MEM graduate, Linda Tam (’01), works as the Director of Quality at Hydrox Laboratories, a health and beauty product manufacturer in Elgin, IL. Prior to enrolling in the MEM program, she received a Bachelor’s degree in Health Science at Rush University and a Master’s degree in Biology at Illinois Institute of Technology. Outside of the lab, Linda enjoys designing and creating jewelry and fashion accessories. We asked her a few questions about her MEM experience and how it has impacted her career.
You did not have the typical engineering background found among MEM students. What drove your decision to pursue the MEM degree?
I was lucky enough to work with many cutting edge technologies when I was in R&D. I created a laboratory and employed sophisticated instruments to develop and test the safety and efficacy of drugs to treat HIV. Since then, I have become an expert in building laboratories and developing methodologies to advance drug development in the company. In the subsequent year, I implemented a genomic toxicology laboratory for Monsanto/Pharmacia (current known as Pfizer.) I spent most of my day with my expensive toys and powerful automations in the laboratory. And then, I spent more time by myself to analyze data. I had limited interaction with my internal customers or colleagues. I enjoyed my work, but at the same time, I was miserable.
My husband introduced me to the MEM program and encouraged me to apply. I noticed that the program encompasses management practice, organizational behavior, and technology. I recognized right away that this degree would enable me to transition into other areas in the pharmaceutical industry, such as drug/device combination products, that better suited my personality.
Did you have a favorite class or professor?
Dr. Donald McNeeley was the most dynamic and inspiring professor I had in my student life.
What was the best part about MEM?
MEM is a dynamic program. The skills and knowledge I learned have helped me adopt and adapt quickly in new environments. Following my R&D career at Baxter, I left a company with 45,000 employees worldwide and joined a new startup company in 2004, focusing on cancer therapy development and manufacturing of a drug/device combination product. I joined the Quality Assurance team and had oversight responsibility for all of the in-house safety and efficacy laboratory studies, and the drug and device manufacturing in the contracted manufacturing facilities. Resources in the startup company were limited. The deposition decision of the product is not always simple. The MEM program gave me the tools to dissect and analyze information, especially, for finding a common ground in difficult situations. I stayed with this company until 2011.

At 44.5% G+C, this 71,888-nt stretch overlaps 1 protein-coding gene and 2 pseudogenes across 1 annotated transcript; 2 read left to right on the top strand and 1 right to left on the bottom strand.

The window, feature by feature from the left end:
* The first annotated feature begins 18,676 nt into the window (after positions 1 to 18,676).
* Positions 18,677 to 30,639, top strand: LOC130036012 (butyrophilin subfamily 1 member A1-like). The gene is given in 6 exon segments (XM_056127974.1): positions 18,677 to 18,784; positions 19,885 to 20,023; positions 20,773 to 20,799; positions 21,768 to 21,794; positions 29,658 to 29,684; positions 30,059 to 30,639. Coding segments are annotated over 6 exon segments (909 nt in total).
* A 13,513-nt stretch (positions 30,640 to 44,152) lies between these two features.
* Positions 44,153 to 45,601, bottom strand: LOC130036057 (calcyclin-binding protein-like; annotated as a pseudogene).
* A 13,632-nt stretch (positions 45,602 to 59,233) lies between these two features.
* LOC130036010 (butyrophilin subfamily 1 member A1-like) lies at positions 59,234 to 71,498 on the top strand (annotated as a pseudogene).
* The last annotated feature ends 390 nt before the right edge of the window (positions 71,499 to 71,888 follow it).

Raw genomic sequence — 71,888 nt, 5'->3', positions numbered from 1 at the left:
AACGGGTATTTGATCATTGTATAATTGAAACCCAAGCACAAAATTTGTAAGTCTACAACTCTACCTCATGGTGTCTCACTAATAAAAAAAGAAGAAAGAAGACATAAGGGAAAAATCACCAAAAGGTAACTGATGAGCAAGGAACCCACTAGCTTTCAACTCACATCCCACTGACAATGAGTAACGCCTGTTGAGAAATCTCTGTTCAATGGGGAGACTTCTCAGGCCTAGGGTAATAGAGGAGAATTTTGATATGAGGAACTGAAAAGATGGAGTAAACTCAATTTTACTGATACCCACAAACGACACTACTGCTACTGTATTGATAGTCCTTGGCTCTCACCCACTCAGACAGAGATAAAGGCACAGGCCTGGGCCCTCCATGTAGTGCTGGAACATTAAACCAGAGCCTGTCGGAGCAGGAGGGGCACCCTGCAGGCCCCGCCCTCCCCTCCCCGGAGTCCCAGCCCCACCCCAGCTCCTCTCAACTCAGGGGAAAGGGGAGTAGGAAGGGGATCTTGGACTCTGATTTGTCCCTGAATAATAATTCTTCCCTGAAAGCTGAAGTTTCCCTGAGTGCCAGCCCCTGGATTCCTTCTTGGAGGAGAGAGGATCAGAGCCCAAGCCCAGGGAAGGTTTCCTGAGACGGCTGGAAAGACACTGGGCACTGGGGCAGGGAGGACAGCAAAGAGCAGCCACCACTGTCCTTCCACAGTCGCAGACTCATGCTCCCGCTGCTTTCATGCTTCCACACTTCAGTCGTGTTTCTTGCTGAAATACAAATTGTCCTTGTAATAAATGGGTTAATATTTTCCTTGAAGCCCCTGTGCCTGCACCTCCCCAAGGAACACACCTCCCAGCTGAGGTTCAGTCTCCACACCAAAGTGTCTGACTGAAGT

Since then I have held Quality Director positions in 3 other companies, manufacturing medical devices, beauty products, and drug products. Each of these companies represent different market segments within the healthcare industry. None are alike, they are each regulated under different rules and regulations. Every new job and new company brought new stressors. What I learned at MEM really helped to enhance my confidence level and ultimately shortened the learning curve.
Any advice to future students?
Don’t limit your contribution by your title. Volunteer your service horizontally and vertically, but tactfully. Follow your passion. If you believe in and enjoy what you are doing, you will find satisfaction in your work. Without exception, we will all have to answer this question to our employer: what can you do for me today? I believe the answer is the secret to longevity and finding serenity in your work life.